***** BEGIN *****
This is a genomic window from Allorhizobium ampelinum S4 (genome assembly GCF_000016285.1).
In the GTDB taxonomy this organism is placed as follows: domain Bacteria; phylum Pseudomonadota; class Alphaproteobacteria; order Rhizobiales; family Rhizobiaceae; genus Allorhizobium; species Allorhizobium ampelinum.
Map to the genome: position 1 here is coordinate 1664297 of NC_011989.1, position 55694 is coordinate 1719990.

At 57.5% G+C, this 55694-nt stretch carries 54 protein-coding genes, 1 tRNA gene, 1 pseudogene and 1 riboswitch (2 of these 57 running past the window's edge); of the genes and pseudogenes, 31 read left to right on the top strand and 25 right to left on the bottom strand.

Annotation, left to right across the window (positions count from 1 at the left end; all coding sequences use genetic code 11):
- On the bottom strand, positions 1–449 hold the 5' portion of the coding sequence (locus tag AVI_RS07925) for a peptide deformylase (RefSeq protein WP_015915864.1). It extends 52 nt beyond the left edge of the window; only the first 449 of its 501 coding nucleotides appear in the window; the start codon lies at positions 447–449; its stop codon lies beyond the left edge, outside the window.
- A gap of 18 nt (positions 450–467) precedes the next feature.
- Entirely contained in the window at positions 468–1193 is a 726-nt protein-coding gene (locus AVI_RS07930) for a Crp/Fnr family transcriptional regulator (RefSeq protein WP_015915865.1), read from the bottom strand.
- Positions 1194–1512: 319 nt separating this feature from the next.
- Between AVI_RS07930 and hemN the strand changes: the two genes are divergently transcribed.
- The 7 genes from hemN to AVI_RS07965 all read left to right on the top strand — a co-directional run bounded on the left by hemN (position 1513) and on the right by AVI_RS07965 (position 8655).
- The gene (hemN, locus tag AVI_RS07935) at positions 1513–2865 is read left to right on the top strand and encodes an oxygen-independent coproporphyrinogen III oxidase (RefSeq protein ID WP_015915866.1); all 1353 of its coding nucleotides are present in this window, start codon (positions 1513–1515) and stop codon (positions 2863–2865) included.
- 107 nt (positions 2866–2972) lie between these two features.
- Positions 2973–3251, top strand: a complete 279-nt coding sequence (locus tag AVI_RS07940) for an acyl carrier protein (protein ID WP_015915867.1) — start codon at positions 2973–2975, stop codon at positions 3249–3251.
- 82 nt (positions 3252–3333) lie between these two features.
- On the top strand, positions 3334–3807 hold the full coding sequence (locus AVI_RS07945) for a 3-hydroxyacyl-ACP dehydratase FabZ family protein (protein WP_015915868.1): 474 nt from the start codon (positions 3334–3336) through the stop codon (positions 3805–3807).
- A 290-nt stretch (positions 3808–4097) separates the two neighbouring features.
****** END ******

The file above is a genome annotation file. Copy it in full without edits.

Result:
This is a genomic window from Allorhizobium ampelinum S4 (genome assembly GCF_000016285.1).
In the GTDB taxonomy this organism is placed as follows: domain Bacteria; phylum Pseudomonadota; class Alphaproteobacteria; order Rhizobiales; family Rhizobiaceae; genus Allorhizobium; species Allorhizobium ampelinum.
Map to the genome: position 1 here is coordinate 1664297 of NC_011989.1, position 55694 is coordinate 1719990.

At 57.5% G+C, this 55694-nt stretch carries 54 protein-coding genes, 1 tRNA gene, 1 pseudogene and 1 riboswitch (2 of these 57 running past the window's edge); of the genes and pseudogenes, 31 read left to right on the top strand and 25 right to left on the bottom strand.

Annotation, left to right across the window (positions count from 1 at the left end; all coding sequences use genetic code 11):
- On the bottom strand, positions 1–449 hold the 5' portion of the coding sequence (locus tag AVI_RS07925) for a peptide deformylase (RefSeq protein WP_015915864.1). It extends 52 nt beyond the left edge of the window; only the first 449 of its 501 coding nucleotides appear in the window; the start codon lies at positions 447–449; its stop codon lies beyond the left edge, outside the window.
- A gap of 18 nt (positions 450–467) precedes the next feature.
- Entirely contained in the window at positions 468–1193 is a 726-nt protein-coding gene (locus AVI_RS07930) for a Crp/Fnr family transcriptional regulator (RefSeq protein WP_015915865.1), read from the bottom strand.
- Positions 1194–1512: 319 nt separating this feature from the next.
- Between AVI_RS07930 and hemN the strand changes: the two genes are divergently transcribed.
- The 7 genes from hemN to AVI_RS07965 all read left to right on the top strand — a co-directional run bounded on the left by hemN (position 1513) and on the right by AVI_RS07965 (position 8655).
- The gene (hemN, locus tag AVI_RS07935) at positions 1513–2865 is read left to right on the top strand and encodes an oxygen-independent coproporphyrinogen III oxidase (RefSeq protein ID WP_015915866.1); all 1353 of its coding nucleotides are present in this window, start codon (positions 1513–1515) and stop codon (positions 2863–2865) included.
- 107 nt (positions 2866–2972) lie between these two features.
- Positions 2973–3251, top strand: a complete 279-nt coding sequence (locus tag AVI_RS07940) for an acyl carrier protein (protein ID WP_015915867.1) — start codon at positions 2973–2975, stop codon at positions 3249–3251.
- 82 nt (positions 3252–3333) lie between these two features.
- On the top strand, positions 3334–3807 hold the full coding sequence (locus AVI_RS07945) for a 3-hydroxyacyl-ACP dehydratase FabZ family protein (protein WP_015915868.1): 474 nt from the start codon (positions 3334–3336) through the stop codon (positions 3805–3807).
- A 290-nt stretch (positions 3808–4097) separates the two neighbouring features.